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B.C. politicians return to legislature, say new COVID-19 rules an adjustment


VICTORIA — Politicians described their return to the British Columbia legislature Monday during the COVID-19 pandemic like being back at school without most of their classmates or playing sports in an empty stadium.

Physical distancing requirements that limit the 87-member chamber to 24 politicians with debates, votes and interviews conducted through Zoom will take getting used to, but they agreed the province's business can't wait.

"It's strange being in here because it's like the first day back at school, but only about a third of the students have shown up," said Opposition Liberal Leader Andrew Wilkinson. "It doesn't have the usual excitement but we certainly have a lot of work to do."

NDP house leader Mike Farnworth said the day was a technical success, which he credited to members of the legislature taking their Zoom rehearsals seriously.

"I have to admit, this morning, when we were in the chamber, knowing how empty it is, it reminded me of yesterday when I watched the Everton-Liverpool football match in the (English) Premiership played in an empty stadium," he said.

But despite how sparse the legislature was on Monday, it didn't take long for the agenda to get crowded.

Finance Minister Carole James announced a July 14 fiscal update on the province's financial situation.

B.C. has never seen all sectors of its economy hurt by a downturn, she said. The update will include the most recent data since the pandemic started to affect the province in March, as well as June's unemployment statistics and factor in the federal government's fiscal update.

"We'll have another read from the private sector economists what growth is projected to be in B.C.," James added.

Wilkinson said the numbers James tabled in the government's budget last February have been torn apart by the pandemic and people need to know the state of B.C.'s finances.

"It's a fiction," he said. "The budget itself has no credible basis."

Wilkinson said the NDP's announcement last week to hold virtual town hall meetings and seek submissions to an online survey about pandemic recovery are not helping people who have lost their jobs or are struggling to pay mortgages.

"The NDP have had four months to come up with an economic plan and all we've heard is they are going to have a six-week survey now to see what people think," he said.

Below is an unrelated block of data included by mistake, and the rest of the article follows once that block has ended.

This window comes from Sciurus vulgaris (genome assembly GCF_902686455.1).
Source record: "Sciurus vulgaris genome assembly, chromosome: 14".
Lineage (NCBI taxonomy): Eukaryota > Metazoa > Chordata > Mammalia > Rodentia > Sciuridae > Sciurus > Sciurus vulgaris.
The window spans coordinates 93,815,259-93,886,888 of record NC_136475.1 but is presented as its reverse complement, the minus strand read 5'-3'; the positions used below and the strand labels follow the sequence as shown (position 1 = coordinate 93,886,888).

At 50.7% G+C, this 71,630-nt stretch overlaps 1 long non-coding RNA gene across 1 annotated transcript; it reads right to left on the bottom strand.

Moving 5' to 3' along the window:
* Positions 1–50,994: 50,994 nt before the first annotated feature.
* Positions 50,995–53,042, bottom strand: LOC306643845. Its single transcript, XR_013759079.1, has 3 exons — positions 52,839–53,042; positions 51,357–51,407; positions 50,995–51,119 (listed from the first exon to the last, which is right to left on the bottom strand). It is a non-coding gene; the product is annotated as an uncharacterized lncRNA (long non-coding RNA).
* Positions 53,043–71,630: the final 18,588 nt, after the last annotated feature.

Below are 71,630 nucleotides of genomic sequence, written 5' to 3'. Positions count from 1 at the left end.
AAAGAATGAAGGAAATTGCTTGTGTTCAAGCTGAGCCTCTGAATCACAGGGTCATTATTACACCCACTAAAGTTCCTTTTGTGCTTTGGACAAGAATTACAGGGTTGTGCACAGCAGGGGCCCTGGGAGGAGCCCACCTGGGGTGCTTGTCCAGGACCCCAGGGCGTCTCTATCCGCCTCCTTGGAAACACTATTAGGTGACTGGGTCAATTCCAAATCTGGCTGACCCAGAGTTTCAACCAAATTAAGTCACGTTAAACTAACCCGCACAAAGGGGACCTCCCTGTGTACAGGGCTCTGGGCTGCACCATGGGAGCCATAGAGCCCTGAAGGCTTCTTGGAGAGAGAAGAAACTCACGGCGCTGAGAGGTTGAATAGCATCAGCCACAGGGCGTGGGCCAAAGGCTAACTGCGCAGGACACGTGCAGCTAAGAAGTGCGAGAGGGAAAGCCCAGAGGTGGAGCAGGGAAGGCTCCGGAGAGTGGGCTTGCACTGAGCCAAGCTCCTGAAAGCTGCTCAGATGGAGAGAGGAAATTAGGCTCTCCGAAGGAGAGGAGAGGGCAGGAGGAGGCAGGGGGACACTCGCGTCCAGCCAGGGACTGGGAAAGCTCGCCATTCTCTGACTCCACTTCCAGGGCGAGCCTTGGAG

Premier John Horgan said the government introduced a $5 billion pandemic plan in March, which included tax deferrals for employers, a $1,000 tax-free payment to jobless workers and a rent subsidy program. The $5 billion plan includes $1.5 billion fund for recovery initiatives and the government wants input on where best to focus that money, he said.

"This is not a delay in our restart," Horgan told the legislature. "What we're doing now is asking British Columbians what their thoughts are."

Wilkinson called on the government to suspend the provincial sales tax, hotel tax and employer health tax for the next three months to spur consumer confidence and help struggling businesses.

The province has extended the temporary layoff period under the Employment Standards Act to 16 weeks, but that is set to expire next month and the Liberals want it extended until Aug. 31 to save jobs and help businesses facing severance costs.

Any temporary layoff longer than 13 weeks in any 20-week period was previously considered to be permanent but that can now be extended if the employee agrees.

Labour Minister Harry Bains said he was open to discussions about extending the severance deadline.

The government also introduced new legislation and amendments to existing laws, including changes that would allow pandemic emergency orders to be extended by up to a year once a provincial state of emergency is lifted.

There was also legislation to allow wills to be signed remotely and amendments to the Motor Vehicle Act that would give drivers more flexibility on the expiry of licence plate decals.

Earlier Monday, Speaker Darryl Plecas told the legislature the day's events were historic as they marked the first time the majority of members conducted the business of the house from outside the chamber.

"This arises from the unprecedented circumstances that our province, our country and the world are facing due to the COVID-19 pandemic," he said.

This report by The Canadian Press was first published June 22, 2020.

Dirk Meissner, The Canadian Press

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